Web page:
Alligator Blood (inside) beating Catalyst in the C.S. Hayes Stakes (Image: Racing Photos)
Despite conceding there are some question marks hanging over Alligator Blood heading into Saturday's Australian Guineas at Flemington, trainer David Vandyke suspects what sort of performance his three-year-old will give.
"He's the complete horse. He can pretty much do anything," Vandyke said at Flemington on Tuesday morning.
Alligator Blood has won nine of his 10 starts yet has had a long and, at times, troubled campaign, and on Saturday he goes to a distance where he suffered his one and only defeat when nosed out by Super Seth in last spring's Caulfield Guineas.
"Barriers will play a big part in how he goes, and we are a little bit nervous at the mile at Flemington," Vandyke said. "His only defeat - obviously he had excuses - but his only defeat has been stepping out to the mile.
"But he's bounced back well off the C.S. Hayes. He's been up a while, but I think he's still peaking.
"It's a bit of a juggling act because we don't want to work him too hard. He took a few days to get over that run, and I guess we're going to find out on Saturday how much the C.S. Hayes took out of him.
"We can get all the positive signs around the stable and the track but until he gets out there on Saturday, we're not really going to know how much last start took out of him.
"It's just a matter of trying to keep him up. He's had a bit of a long preparation.
"I wouldn't say he's come forward, but I think he's going to run as well as he did in the C.S. Hayes."
Vandyke admitted he too took a few days to recover from the nail-biting clash with Catalyst in the lead-up to the Guineas and in fact, rated it as his greatest moment of his career.
"I've won Group 1s but that was my career highlight," he said. "Especially as I was aware of how quick they were going from the 800 and I saw Catalyst looking to be travelling better approaching the 300 and at that point, I was just hoping to hang on for second.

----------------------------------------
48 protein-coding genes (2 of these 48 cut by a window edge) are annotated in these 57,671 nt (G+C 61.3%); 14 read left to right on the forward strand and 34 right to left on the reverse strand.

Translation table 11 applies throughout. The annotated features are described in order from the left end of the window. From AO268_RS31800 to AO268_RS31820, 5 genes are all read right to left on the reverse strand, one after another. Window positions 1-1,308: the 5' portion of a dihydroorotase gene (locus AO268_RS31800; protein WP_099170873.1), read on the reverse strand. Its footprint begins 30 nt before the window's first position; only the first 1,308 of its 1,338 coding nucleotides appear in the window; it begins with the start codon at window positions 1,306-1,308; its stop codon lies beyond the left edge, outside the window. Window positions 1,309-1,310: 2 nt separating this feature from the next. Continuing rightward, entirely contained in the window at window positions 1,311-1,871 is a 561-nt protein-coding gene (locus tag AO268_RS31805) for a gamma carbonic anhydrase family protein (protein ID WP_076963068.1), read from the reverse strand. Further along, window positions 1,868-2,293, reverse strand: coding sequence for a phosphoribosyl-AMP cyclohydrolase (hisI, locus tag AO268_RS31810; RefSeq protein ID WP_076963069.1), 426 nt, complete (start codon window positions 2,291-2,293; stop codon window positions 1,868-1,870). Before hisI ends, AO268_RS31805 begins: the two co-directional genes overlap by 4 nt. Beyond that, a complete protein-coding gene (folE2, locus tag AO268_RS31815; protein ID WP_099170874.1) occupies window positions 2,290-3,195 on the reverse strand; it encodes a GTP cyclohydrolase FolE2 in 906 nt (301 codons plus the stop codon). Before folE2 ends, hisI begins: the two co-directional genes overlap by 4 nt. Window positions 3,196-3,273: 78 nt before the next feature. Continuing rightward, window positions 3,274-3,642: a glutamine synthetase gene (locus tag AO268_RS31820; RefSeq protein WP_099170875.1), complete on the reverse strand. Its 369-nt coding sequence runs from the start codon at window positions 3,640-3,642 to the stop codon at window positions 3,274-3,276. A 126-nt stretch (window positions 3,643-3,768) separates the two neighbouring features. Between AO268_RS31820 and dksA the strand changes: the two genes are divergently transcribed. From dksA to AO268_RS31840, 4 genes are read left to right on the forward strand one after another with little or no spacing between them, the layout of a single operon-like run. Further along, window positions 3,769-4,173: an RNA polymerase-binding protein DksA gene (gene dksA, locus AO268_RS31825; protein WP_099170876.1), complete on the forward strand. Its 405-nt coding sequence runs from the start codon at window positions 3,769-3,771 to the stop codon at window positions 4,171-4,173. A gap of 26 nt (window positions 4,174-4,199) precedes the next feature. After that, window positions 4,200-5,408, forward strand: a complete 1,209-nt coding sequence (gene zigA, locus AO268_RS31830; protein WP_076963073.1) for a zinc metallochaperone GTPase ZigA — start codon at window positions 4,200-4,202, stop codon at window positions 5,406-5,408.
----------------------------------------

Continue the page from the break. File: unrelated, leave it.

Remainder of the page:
"But to see him fight back like that - especially at Flemington as it's such a fantastic course.
"It was a surprise because we've never seen him get into a dogfight and to see him get into a dogfight and win was a great thrill. Also, the fact that he led as well as he'd never done that previously and to lead at Flemington where he's never raced before.
"Everything this week has been positive. He's been tradesman-like in his work. I'm happy enough with him going forward and I think he can put in another good performance.
"A better barrier would be a good thing to have going into Saturday but that's out of our hands. There's not much we need to do. Obviously, Ryan (Maloney) and I will look at the race when the field is out.
"It's a fantastic field. Catalyst, Alabama Express even Chenier was a great run.
"He's going to have to be right up to the mark to figure in the finish on Saturday and if he draws a good alley that is certainly going to enhance our confidence."
Maloney's confidence is already sky-high as he looks ahead to Saturday with the pride of Queensland.
"I am a lot more confident than I was going into the (Caulfield) Guineas because I know he's come on mentally and physically," Maloney said.
"He's conserving his energy a lot better than he used to and that is going to hold him in good stead going to the mile for the second time.
"He's fit and he's ready to go.
"Obviously it's a great bunch of three-year-olds this year and it is not just a two-horse race like a few people think and hopefully we can draw soft and I can give him every chance.
"He's ticked over nicely from the C.S. Hayes. All the boxes are ticked and we're looking forward to Saturday.
"To be honest, at the 200-metre mark, I thought he (Catalyst) got on level terms if not in front of me and I thought he might have had me at that stage.
"But Al just dropped another gear and true to his name, he didn't let him go past."